National Poetry Month

Take Two! A Celebration of Twins by Patrick J. Lewis & Jane Yolen. Illustrated by Sophie Blackall. 2012. 9780763637026. Gr. PS-3.

I have a niece and nephew who are twins, so when I saw this title, I couldn’t resist! These sweet and funny poems celebrate being a twin, from sharing the womb to childhood, and includes a section on famous twins throughout history. Yolen and Lewis also throw in interesting “Twin Facts” throughout the book, like how Nigeria is the nation with the most multiple births or Cryptophasia is the name of the language twins share when they are babies and toddlers. Whether you have twins, or know any twins, this book is sure to bring a smile to your face!

I’ve Lost My Hippopotamus by Jack Prelutsky. Illustrated by Jackie Urbanovic. 2012. 9780062014573. Gr. 1-4.

Prelutsky entertains readers once again with over 100 new humorous poems. Whether it’s poems about fish in a tree or a dozen buffalocusts, they will have kids rolling on the floor with laughter. Prelutsky even includes a pronunciation guide for his imaginative creature,s such as cormoranteaters, wiguanas, and the gludus. Written with a snappy rhythm, these poems will make great read-a-louds.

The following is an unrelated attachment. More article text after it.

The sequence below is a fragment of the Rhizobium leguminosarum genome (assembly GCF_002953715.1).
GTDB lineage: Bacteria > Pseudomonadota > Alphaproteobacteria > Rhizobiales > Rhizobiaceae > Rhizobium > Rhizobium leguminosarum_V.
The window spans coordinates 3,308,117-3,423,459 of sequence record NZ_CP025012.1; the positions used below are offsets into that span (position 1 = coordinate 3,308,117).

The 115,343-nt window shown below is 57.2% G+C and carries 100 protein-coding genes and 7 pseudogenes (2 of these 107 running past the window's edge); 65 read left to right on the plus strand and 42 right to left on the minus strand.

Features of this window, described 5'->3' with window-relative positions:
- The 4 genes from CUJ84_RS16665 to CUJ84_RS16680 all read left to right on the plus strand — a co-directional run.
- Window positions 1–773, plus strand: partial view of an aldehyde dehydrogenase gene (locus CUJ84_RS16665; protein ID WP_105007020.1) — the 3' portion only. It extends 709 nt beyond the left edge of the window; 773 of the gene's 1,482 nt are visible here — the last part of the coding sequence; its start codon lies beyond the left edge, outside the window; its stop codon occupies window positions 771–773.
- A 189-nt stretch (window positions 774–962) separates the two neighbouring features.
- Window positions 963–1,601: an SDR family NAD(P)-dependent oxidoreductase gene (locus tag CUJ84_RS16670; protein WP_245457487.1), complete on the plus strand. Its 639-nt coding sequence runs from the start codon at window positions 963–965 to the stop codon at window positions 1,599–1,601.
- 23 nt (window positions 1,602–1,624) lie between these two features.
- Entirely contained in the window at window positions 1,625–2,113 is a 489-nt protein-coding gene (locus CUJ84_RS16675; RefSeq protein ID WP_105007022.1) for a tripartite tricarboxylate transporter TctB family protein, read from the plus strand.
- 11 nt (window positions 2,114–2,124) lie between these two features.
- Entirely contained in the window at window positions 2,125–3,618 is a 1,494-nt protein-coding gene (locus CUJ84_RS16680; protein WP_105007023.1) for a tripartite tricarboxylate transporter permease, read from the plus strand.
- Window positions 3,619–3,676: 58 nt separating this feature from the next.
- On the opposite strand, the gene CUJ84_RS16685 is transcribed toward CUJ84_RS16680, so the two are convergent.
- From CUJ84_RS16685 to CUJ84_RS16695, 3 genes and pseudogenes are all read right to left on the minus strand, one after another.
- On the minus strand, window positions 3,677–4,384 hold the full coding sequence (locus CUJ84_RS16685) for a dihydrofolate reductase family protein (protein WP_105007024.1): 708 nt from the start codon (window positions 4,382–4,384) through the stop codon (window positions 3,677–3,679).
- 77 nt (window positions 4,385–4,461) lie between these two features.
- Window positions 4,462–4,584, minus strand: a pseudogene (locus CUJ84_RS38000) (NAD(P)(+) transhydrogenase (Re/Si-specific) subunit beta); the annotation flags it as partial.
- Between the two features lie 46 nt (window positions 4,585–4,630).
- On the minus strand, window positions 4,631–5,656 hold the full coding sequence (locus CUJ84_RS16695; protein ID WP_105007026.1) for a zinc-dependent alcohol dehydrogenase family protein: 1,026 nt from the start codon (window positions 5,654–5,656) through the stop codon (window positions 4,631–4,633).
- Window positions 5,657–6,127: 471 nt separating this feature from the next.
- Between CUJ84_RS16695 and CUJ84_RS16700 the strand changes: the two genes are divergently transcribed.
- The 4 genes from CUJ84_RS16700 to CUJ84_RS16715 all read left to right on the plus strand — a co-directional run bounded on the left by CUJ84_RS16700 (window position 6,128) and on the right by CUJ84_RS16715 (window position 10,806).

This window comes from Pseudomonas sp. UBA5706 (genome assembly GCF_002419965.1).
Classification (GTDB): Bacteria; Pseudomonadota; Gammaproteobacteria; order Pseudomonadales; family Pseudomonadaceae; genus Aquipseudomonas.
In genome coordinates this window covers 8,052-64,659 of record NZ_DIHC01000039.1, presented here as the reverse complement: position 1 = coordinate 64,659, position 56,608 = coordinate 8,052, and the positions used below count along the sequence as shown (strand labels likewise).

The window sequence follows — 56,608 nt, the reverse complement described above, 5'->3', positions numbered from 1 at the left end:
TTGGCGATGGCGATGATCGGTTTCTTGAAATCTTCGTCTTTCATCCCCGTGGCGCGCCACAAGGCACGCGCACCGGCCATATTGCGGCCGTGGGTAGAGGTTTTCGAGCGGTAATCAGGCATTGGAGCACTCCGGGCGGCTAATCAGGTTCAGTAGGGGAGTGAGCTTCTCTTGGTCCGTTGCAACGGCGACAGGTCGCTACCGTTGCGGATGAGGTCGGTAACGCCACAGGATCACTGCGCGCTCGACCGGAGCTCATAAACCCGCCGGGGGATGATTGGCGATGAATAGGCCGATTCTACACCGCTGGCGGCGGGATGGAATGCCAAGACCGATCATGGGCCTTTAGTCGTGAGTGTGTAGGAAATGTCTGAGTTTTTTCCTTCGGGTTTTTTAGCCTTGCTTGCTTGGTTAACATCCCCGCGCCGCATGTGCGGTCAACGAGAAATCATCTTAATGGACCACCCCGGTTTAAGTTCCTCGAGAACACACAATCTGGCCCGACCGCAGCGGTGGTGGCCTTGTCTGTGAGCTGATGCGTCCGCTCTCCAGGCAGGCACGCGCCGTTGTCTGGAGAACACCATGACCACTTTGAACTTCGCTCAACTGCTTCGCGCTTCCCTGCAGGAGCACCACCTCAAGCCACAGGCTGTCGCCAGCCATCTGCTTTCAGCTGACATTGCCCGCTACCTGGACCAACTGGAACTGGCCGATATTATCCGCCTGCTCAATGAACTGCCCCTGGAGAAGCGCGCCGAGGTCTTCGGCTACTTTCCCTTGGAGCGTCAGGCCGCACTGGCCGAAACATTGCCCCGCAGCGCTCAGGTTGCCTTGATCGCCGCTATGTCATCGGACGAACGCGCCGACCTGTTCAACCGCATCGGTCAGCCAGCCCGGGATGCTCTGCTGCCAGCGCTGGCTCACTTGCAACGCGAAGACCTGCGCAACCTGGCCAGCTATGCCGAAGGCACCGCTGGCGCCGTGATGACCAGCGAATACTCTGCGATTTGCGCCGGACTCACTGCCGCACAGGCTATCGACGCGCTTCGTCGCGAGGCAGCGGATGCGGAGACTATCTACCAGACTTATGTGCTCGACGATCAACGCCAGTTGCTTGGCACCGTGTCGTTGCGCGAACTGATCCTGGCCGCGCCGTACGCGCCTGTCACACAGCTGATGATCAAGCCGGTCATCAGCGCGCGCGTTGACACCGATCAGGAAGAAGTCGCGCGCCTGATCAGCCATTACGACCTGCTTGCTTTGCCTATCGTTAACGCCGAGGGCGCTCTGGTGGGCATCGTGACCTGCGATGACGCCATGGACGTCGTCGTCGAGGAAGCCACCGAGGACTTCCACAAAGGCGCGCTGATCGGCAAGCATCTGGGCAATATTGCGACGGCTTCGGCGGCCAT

Every Thing On It by Shel Silverstein. 2011. 9780061998164. Gr. 2-6.

Shel Silverstein’s poetry books were the first poetry books I read as a child and didn’t hate. His silly and quirky poems made me realize that not all poems needed to be serious and filled with double meanings (because we all know that those two roads that diverged in a yellow wood were not just talking about roads). Now Silverstein is back with even more oddball poems…about a hotdog with everything on it (including a parrot and a bee in bonnet), a poem about Santa’s clumsiest elf, and two poems featuring his dentist. Kids are sure to laugh at Silverstein’s silly humor and take him up on his invitation to write their own silly rhymes and poems.

I Lay My Stitches Down: Poems of American Slavery by Cynthia Grady. Illustrated by Michele Wood. 2011. 9780802853868. Gr. 4-8.

Grady’s powerful poems and Wood’s beautiful illustrations create a unique glimpse into African American slavery. Grady includes the good and the bad, writing about masters who taught their slaves how to read and write and allowed them to escape, while other masters stole the slave’s children away for auction. Grady includes footnotes with all her poems, explaining the historical significance of each poem. Readers will gain a deeper appreciation of poetry as well as unforgettable insight into slavery conditions.

If you’re looking for more great poetry titles, check out our other posts featuring poetry!

Mindy’s Looking for Science Poetry

Tracey’s Using Poetry Books as Writing Examples & April and National Poetry Month

Kristin’s Animal Poetry

Lindsey L.